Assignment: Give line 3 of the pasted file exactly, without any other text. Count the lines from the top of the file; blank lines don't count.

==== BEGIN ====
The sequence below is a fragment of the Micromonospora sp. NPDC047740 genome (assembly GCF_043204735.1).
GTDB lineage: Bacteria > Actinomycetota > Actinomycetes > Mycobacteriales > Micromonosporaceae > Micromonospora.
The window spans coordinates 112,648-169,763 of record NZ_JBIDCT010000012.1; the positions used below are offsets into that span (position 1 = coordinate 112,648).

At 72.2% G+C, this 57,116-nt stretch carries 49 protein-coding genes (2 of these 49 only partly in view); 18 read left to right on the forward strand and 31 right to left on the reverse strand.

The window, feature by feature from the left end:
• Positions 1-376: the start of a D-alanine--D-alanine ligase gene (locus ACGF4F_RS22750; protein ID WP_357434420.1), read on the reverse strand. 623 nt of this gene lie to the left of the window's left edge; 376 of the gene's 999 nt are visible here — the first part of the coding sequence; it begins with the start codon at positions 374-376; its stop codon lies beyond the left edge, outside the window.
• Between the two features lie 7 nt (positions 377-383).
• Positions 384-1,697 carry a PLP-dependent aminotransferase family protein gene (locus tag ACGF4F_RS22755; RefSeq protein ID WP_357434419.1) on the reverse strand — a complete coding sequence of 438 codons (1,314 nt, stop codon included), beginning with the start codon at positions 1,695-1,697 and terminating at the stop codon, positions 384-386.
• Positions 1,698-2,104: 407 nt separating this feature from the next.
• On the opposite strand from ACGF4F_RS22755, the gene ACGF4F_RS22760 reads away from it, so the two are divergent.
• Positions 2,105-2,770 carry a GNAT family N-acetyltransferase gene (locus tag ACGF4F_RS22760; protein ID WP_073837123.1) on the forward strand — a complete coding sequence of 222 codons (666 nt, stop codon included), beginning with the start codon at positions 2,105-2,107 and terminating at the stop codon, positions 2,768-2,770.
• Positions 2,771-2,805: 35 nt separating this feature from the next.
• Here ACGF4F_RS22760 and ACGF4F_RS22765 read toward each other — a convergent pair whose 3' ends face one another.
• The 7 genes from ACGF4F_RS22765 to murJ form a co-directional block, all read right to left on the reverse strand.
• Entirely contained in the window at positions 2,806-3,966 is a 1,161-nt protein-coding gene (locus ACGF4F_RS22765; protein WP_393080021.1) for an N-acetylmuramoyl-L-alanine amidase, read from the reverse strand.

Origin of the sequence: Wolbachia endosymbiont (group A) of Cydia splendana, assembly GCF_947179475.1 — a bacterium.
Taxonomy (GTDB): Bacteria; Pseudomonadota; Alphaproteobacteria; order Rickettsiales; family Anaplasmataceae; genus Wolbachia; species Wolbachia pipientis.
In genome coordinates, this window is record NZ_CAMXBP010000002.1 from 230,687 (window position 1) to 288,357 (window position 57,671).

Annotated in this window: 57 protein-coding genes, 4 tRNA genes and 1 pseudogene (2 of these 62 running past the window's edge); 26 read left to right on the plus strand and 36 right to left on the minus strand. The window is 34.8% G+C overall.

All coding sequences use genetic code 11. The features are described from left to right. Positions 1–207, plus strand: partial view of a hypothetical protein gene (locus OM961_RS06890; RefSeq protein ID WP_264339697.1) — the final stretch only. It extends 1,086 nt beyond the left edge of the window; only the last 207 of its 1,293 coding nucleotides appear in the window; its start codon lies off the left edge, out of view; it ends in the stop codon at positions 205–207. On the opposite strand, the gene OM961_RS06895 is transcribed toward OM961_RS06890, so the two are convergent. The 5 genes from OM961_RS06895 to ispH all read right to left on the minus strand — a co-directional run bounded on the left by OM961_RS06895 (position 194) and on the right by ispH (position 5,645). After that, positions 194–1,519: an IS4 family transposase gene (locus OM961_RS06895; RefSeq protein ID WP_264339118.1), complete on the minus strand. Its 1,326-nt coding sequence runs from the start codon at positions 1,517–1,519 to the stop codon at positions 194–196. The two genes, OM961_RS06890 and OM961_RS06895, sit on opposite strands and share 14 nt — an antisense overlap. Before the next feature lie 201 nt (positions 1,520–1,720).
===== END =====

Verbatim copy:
The window spans coordinates 112,648-169,763 of record NZ_JBIDCT010000012.1; the positions used below are offsets into that span (position 1 = coordinate 112,648).